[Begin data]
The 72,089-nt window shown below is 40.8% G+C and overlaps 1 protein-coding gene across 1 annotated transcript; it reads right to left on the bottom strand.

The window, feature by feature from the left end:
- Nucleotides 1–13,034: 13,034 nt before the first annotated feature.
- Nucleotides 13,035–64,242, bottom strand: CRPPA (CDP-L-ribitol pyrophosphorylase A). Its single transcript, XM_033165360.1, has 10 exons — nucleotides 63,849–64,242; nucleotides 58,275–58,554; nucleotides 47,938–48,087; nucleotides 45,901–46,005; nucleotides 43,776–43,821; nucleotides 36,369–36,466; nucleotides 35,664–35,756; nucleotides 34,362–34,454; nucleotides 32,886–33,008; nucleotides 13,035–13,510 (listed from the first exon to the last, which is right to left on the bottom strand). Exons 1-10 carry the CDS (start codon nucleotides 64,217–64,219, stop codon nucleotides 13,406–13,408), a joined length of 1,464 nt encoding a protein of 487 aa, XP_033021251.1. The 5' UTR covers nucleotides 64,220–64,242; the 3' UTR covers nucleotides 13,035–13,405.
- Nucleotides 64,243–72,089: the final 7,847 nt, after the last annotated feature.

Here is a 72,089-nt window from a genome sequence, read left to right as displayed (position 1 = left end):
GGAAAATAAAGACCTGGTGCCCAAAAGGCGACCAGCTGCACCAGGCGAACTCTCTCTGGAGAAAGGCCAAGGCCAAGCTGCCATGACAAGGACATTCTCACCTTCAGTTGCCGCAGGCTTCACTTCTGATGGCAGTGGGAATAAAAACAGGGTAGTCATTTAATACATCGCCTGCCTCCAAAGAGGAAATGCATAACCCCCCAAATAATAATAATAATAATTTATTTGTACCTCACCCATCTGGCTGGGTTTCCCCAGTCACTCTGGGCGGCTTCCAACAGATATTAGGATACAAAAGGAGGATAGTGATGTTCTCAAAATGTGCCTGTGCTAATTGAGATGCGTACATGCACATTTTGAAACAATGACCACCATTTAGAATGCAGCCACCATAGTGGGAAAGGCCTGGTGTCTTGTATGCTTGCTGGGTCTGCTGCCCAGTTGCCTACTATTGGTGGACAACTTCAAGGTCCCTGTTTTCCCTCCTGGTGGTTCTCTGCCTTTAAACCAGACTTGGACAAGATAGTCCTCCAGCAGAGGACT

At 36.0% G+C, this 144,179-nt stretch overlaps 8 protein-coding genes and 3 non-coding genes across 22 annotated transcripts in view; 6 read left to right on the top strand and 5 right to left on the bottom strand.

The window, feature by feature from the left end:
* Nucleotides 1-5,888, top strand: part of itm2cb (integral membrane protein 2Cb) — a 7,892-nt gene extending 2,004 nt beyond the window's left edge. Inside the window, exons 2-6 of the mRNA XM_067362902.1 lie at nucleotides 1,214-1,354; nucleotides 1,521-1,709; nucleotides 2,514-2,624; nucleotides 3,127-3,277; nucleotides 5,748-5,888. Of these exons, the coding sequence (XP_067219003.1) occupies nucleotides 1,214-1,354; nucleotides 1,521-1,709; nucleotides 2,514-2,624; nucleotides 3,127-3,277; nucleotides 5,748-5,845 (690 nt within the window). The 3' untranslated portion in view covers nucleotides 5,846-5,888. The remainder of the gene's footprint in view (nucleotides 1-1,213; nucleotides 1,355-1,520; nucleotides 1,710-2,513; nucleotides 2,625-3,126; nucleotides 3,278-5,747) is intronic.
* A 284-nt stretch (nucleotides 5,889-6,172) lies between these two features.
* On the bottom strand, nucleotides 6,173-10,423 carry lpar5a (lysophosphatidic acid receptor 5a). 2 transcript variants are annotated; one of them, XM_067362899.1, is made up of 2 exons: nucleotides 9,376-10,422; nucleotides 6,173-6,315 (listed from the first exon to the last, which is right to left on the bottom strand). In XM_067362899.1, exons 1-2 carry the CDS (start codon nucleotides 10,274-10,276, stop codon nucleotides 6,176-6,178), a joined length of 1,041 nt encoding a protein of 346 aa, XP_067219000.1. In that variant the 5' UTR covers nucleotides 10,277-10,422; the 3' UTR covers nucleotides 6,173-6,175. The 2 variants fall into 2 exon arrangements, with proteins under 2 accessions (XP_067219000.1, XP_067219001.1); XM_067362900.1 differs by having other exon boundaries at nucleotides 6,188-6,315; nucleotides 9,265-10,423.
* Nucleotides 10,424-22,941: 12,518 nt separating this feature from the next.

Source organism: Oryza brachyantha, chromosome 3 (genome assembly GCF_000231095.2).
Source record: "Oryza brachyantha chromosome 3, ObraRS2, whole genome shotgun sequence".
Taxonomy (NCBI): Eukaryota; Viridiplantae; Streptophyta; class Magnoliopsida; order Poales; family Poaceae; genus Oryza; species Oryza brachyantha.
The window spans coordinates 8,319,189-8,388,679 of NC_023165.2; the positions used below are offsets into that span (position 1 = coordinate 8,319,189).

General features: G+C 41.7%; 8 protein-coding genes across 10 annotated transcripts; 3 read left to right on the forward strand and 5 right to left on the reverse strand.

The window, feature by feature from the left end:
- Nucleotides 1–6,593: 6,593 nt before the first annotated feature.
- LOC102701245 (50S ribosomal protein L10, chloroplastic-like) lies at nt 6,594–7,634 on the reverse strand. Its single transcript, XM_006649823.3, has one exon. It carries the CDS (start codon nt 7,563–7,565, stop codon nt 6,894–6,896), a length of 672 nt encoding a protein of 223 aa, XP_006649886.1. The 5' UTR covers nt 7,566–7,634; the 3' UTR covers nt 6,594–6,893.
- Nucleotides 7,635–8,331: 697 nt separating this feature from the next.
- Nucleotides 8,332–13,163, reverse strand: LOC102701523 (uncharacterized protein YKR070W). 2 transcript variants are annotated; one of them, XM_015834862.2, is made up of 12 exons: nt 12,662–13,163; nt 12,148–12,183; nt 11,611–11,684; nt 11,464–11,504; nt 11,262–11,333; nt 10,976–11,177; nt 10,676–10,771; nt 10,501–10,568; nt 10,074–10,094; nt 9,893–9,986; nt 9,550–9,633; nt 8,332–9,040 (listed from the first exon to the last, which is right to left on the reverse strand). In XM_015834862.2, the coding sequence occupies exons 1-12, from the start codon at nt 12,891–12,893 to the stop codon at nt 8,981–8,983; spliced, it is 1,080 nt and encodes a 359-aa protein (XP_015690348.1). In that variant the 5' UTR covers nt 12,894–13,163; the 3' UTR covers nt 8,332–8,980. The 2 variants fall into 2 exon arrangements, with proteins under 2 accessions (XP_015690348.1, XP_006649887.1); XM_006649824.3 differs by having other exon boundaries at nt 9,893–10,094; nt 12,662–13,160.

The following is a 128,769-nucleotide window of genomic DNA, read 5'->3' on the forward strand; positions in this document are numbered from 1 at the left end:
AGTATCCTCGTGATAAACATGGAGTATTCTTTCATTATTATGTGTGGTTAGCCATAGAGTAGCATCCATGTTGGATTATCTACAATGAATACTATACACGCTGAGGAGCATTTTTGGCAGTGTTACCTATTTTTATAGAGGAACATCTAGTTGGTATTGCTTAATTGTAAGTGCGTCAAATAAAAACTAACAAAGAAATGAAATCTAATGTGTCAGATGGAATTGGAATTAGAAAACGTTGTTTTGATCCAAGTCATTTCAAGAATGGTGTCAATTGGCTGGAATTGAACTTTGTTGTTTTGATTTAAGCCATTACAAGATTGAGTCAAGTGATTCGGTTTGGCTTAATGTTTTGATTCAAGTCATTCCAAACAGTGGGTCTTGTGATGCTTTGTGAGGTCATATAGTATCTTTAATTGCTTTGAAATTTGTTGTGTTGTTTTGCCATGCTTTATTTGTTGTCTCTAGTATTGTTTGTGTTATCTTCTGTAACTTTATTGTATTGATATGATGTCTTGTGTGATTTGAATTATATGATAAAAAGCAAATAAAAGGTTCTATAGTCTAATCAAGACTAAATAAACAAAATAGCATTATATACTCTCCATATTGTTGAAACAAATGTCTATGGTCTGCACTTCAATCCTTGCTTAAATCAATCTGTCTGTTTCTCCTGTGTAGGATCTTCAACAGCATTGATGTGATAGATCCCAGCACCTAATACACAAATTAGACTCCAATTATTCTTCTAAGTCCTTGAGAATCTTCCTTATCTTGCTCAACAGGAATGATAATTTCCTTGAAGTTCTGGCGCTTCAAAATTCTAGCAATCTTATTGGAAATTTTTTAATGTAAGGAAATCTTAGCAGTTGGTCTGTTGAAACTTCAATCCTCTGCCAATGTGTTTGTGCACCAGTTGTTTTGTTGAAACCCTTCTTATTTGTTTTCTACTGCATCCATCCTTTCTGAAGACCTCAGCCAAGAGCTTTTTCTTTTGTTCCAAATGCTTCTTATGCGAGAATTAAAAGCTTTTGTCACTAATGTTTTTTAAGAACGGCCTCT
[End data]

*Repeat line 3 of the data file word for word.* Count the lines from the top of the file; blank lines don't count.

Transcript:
- Nucleotides 1–13,034: 13,034 nt before the first annotated feature.